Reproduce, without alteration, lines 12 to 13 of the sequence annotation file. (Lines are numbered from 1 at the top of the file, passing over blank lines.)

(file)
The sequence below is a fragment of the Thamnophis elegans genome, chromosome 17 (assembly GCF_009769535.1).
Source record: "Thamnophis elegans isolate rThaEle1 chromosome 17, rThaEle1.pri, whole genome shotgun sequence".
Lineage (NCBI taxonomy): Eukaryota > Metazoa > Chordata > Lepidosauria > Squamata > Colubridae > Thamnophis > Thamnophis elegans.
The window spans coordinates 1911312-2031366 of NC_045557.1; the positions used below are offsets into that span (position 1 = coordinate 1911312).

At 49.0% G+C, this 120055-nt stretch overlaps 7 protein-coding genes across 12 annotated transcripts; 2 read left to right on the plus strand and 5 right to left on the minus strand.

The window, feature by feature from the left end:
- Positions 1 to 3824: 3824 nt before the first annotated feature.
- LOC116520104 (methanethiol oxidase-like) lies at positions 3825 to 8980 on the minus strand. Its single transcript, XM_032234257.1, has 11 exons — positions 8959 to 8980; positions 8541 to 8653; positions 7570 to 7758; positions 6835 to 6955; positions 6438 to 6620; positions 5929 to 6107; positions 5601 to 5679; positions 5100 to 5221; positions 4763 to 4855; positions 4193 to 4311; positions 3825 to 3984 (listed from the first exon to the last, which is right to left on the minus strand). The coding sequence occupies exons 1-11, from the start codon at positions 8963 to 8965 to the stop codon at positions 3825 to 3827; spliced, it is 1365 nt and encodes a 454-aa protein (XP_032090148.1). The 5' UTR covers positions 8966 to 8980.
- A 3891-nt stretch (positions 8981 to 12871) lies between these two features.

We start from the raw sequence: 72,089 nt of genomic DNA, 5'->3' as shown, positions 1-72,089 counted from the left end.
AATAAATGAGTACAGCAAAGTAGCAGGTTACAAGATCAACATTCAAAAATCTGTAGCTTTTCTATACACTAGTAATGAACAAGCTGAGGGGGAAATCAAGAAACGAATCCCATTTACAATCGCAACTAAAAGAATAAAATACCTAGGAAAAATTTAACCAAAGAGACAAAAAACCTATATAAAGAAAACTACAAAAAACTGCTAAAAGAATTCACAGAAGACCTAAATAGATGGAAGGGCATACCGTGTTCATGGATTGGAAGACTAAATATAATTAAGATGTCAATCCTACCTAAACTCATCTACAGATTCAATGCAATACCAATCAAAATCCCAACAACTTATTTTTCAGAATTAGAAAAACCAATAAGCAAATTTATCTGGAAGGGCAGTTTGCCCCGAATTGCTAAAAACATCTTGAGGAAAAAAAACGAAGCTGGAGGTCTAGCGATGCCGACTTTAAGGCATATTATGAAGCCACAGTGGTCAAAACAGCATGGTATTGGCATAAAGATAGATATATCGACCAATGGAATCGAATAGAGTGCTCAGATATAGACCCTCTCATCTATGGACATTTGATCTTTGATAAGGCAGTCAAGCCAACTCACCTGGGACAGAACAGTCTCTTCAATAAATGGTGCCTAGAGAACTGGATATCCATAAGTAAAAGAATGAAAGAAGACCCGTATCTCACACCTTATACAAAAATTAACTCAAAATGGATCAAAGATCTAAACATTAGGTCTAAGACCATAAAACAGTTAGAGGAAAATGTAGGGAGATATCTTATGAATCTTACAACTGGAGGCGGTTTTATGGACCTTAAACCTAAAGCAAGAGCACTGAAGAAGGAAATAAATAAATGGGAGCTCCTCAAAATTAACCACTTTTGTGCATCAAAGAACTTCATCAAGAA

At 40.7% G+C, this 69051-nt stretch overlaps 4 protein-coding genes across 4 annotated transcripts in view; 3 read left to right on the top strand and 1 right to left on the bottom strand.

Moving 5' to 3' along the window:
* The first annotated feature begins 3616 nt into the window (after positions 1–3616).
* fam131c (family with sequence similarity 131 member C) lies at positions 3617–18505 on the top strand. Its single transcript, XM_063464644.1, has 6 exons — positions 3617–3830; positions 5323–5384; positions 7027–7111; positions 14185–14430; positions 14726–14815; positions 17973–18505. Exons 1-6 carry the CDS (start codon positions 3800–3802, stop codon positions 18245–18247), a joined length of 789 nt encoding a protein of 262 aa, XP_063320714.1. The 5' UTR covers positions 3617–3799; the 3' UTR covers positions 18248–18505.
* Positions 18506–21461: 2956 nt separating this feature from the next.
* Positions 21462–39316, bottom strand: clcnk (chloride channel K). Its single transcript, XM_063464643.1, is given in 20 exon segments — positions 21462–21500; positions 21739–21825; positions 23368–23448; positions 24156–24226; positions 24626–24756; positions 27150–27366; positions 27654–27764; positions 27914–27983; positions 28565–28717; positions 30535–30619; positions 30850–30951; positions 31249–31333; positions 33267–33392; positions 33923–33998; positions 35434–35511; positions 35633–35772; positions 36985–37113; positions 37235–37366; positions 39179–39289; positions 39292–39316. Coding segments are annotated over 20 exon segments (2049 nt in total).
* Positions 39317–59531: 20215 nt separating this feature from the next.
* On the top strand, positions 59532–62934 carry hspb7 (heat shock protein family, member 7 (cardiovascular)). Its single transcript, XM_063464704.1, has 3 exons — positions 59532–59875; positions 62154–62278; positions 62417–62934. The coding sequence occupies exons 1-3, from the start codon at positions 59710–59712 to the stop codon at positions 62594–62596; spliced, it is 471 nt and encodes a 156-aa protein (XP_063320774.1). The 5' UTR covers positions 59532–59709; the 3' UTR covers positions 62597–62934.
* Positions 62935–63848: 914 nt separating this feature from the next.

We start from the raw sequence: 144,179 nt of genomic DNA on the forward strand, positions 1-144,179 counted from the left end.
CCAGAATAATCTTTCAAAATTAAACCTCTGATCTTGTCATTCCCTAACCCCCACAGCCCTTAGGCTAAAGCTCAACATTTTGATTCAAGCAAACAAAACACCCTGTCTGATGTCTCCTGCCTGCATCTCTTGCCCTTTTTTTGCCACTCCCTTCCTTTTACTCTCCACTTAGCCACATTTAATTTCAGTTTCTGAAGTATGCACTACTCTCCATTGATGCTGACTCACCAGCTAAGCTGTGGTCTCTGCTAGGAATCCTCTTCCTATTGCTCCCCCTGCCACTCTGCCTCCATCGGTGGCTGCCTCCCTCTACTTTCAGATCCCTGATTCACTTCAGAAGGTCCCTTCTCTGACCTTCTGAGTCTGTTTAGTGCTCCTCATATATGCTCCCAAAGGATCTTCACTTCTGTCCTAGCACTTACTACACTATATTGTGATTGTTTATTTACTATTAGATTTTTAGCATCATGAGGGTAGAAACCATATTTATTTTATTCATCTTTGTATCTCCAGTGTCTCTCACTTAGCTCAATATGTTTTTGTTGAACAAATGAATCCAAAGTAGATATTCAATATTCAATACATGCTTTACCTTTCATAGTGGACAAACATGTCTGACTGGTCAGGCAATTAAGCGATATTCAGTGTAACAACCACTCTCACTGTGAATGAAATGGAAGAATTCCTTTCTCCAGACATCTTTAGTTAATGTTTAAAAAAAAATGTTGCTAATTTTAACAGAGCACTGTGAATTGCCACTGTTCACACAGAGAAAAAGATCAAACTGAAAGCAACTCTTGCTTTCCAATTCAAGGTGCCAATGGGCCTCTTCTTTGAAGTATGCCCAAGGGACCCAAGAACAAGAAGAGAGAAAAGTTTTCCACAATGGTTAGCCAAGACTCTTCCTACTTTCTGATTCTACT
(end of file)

At 40.7% G+C, this 69051-nt stretch overlaps 4 protein-coding genes across 4 annotated transcripts in view; 3 read left to right on the top strand and 1 right to left on the bottom strand.

Moving 5' to 3' along the window: